I *know* there are those who would argue with me, but I find the absolute fastest way to "match move" is to manually keyframe.
Take your image overlay (somebody else's face) and place it over the face to replace. You might want to send the Properties > Blend > Mode to overlay or set the Opacity down about 50% to help you line things up.
Set a Position keyframe (the keyframe to the right of the word Position -- that will set all 3 x,y, and z positions at once.) It's the only keyframe you need to manually set.
Use Shift - right arrow key to advance the playhead by 10 frames at a time (you can fine tune the "interkey" motion later.)
Simply drag the overlay image to the new position.
Repeat until you get at the end.
Any frame the motion goes off too much, make a minor adjustment to the position of the overlay -- the new keyframe will be added. (It really is as simple as dragging the picture around on the canvas.)
Continue until done. Turn the Opacity back up or reset the Blend Mode to Normal.
Once you get the basic motion down, you can go back and keyframe Scale and Rotation if you like.
It's a very fast workflow. It beats trying to get Motion's match move to work from frame 1 to the end without going off the rails somewhere (say, if your person in the video turns their head and the tracker is "lost".)
You can use this exact same technique in FCPX (keyframe the overlay position in the Tranform pane. Also, there are no trackers in FCPX.)
Maybe somebody else will have some tips on how to get the Motion trackers to shortcut this technique. [One way might be to ramp up the contrast on the original until after the tracker was finished, then turn the contrast back off again, but it really still depends on the footage.]
Thanks Fox_m for taking the time to give great step by step instructions. I can't believe it is so easy. I am new to FCPX and Motion 5 but I am trying to master them at the same time and I will say that it has been a real journey. I have watched all the "Izzy" videos for FCPX and I am now about half way through the "Lynda" videos on Motion 5. Somtimes the instructors are so busy showing all the features of a program that they forget to show you a simple approach to completing a task.
As a follow up question, what do you suggest as the best method to learn these programs? How did you learn them?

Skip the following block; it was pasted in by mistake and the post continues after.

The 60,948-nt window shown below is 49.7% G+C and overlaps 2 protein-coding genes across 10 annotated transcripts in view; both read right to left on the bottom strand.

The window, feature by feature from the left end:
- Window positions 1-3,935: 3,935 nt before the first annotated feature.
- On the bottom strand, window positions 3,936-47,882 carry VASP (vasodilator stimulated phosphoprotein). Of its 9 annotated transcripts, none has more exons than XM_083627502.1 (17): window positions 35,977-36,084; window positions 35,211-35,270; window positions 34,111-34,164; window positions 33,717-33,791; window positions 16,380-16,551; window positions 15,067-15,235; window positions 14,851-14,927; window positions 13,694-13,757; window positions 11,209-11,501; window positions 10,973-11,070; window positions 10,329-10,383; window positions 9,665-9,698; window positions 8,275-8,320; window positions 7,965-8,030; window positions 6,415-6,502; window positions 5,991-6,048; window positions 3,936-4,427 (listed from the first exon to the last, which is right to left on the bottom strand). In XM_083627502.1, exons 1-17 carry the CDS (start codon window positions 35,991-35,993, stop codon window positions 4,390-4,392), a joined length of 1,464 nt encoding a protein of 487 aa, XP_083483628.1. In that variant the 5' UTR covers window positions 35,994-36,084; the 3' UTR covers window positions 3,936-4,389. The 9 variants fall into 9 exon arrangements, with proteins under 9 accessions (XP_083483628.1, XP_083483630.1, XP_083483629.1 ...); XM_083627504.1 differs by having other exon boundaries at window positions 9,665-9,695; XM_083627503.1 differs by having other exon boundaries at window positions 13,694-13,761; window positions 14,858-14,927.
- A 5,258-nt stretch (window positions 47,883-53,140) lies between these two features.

Thanks again, you were a great help
[Couldn't answer last night - internet was out for about 5 hours or so... sorry!]
Best method to learn? Find all the (free) tutorials around and follow along -- do them yourself -- in other words: practice. I practically "live" in Motion. It's taken over a lot of stuff I used to do in Photoshop (design elements - espectially those that repeat.)
I learned from: https://www.youtube.com/playlist?list=PLB7982C0260F090C1 (appleshakeguru's channel -- be prepared for a very heavy southern accent... but the guy knows his stuff.) All of these tutorials are going to be using Motion 3 or 4. There are some differences in the user interface that you'll have to deal with (the toolbars used to be over the canvas -- they've been moved to under the canvas), but almost all of the information is still valid in Motion 5 as it was then.
https://www.youtube.com/user/MotionTips [subscribe to this channel if you have a youtube account]
(anything you can find by Mark Spencer -- check iTunes podcasts as well. On twitter: https://twitter.com/markspen)
After that: EXPERIMENT! I have dozens (if not hundreds) of projects I've started with just a rectangle shape or a single line, and I'll just play with the replicators and emitters; filters and behaviors just to watch what they do. I've crashed Motion hundreds of times just pushing the envelope (don't worry, it's more stable now...LOL... but not invincible.) Kick the tires and slam the doors. Be fearless. Test the limits; then see what you can get away with. Get comfortable with the manual (Help > Motion Help -- you don't have to read it front to back, but it's a rather good reference to have on hand.) And as a side note: don't overlook Clones... they are quite useful, especially for looping animations (and learn the difference between the need to duplicate vs. using a clone instead.) When experimenting, I'll generally just create a "common" Motion Project to develop ideas (I'm not continually saving templates to FCPX.) When I get a fix on the direction I want to take, I'll switch to an FCPX effect template.
I have a few tutorials on my channel at youtube:
http://www.youtube.com/playlist?list=PLF59B526290F162BB&feature=view_all (some of the FCPX tutorials will cross over with Motion 5). I don't do a lot of tutorials because other people do them better... I mostly just make things with Motion and then just do a tutorial on how to get the best use out of them. All of the templates I have on my youtube channel [fxmah - the main feed is all FCPX templates] are free to use any way you like (with the exception of renaming and redistributing or selling them as your own) and you are free to download them and take them apart to see how they work... or at least see my approach (which doesn't mean that it's the only way... or even the best way to develop the templates.)